Earlier this spring, the Department of the Interior released its finalized Critical Minerals List.  Jeffery Green, president and founder of government relations firm J.A. Green & Company and member of the ARPN panel of experts reminded us in a recent piece for Defense News why the current focus on our over-reliance on foreign mineral resources [...]
  • McGroarty for IBD: “Time to Make the Connection Between Critical Minerals and National Defense”

    “For want of a nail … the kingdom was lost” Invoking the old proverb dating back to the 13th Century as a cautionary tale and reminder that “the most sophisticated defense supply chain is only as strong as our weakest link,” ARPN’s Dan McGroarty argues in a new piece for Investor’s Business Daily that the [...]
  • Coalition of Congressional Members and Stakeholders Call on EPA to Reverse Pre-emptive Veto and Restore Due Process to U.S. Mine Permitting  

    Earlier this month, the Congressional Western Caucus led a coalition of Members of Congress and Stakeholders to call on EPA Administrator Scott Pruitt to reverse a pre-emptive veto of the Pebble Mine project in Alaska. The veto stopped the project before it had formally applied to begin the permitting process — a unilateral expansion of [...]
  • Road to Regulatory Reform – NMA-Commissioned Poll Shows Voters in Favor of Domestic Mining Permitting Reforms

    Advances in materials science are altering and expanding the ways in which we use metals and minerals at neck-breaking speeds, and are drastically changing the supply and demand picture.  The United States was significantly less dependent on foreign supplies of metals and minerals in the 1970s — but today, we find ourselves import-reliant for scores [...]
  • Road to Regulatory Reform – ARPN Launches New Effort to Promote Regulatory Reform in the Non-Fuel Mineral Resource Sector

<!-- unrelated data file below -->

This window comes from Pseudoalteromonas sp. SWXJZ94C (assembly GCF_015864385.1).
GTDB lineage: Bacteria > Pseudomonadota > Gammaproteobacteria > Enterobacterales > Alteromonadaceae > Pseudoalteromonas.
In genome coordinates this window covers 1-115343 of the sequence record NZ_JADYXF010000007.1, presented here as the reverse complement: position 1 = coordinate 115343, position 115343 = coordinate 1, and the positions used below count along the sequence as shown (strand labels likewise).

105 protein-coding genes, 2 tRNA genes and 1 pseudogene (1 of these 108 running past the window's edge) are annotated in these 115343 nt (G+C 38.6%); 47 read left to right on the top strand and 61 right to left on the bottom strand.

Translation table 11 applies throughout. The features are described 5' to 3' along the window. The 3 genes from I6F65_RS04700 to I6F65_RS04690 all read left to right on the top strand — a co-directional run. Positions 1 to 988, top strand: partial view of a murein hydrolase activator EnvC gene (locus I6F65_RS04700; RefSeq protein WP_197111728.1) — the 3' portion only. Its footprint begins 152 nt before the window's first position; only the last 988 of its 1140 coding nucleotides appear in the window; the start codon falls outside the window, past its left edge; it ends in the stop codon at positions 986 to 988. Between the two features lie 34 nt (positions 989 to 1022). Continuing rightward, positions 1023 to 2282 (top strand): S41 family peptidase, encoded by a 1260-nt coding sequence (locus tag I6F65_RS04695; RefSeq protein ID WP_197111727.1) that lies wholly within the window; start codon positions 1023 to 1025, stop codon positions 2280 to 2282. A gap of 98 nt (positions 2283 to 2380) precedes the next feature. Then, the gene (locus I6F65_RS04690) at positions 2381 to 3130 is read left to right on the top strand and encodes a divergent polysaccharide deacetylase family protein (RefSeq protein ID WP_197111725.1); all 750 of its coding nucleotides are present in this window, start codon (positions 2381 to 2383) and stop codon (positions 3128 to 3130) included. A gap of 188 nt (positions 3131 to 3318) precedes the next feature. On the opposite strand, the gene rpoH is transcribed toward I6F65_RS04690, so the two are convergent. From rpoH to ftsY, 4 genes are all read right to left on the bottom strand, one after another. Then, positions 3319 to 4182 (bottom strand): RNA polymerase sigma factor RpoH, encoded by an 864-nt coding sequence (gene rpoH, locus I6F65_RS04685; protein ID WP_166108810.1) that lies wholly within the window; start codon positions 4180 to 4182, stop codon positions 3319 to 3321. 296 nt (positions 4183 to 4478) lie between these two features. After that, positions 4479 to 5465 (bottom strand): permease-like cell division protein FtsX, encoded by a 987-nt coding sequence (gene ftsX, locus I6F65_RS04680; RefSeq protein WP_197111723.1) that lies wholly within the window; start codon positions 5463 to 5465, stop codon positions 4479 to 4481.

Since its inception, ARPN has advocated for more robust domestic resource development. The U.S. mine permitting process has long inhibited domestic development, and has exacerbated U.S. dependence on foreign metals and mineral supplies.  As the pace of technological change accelerates, driven by advances in materials science, these ever-deepening resource dependencies are weakening the U.S. economy [...]
  • Panelists at U.S. House Hearing Stress Dangers of America’s Growing Resource Dependence

    During yesterday’s oversight hearing on the subject of “Examining Consequences of America’s Growing Dependence on Foreign Minerals,” before the House Natural Resources Committee, panelists raised some of the key issues we have consistently highlighted on our blog. Panelists included: Mr. Ronnie Favors, Administrator, U.S. Defense Logistics Agency, Strategic Materials, U.S. Department of Defense Dr. Murray [...]
  • ARPN’s McGroarty for Investor’s Business Daily: U.S. Mineral Resource Dependence a “Clear and Present Danger”

    Against the backdrop of growing threats to U.S. security – recent flash points involve Russia, China, Iran, and North Korea – a new Presidential Executive Order “On Assessing and Strengthening the Manufacturing and Defense Industrial Base and Supply Chain Resiliency of the United States,” zeroes in on defense readiness. The E.O. requires heads from various [...]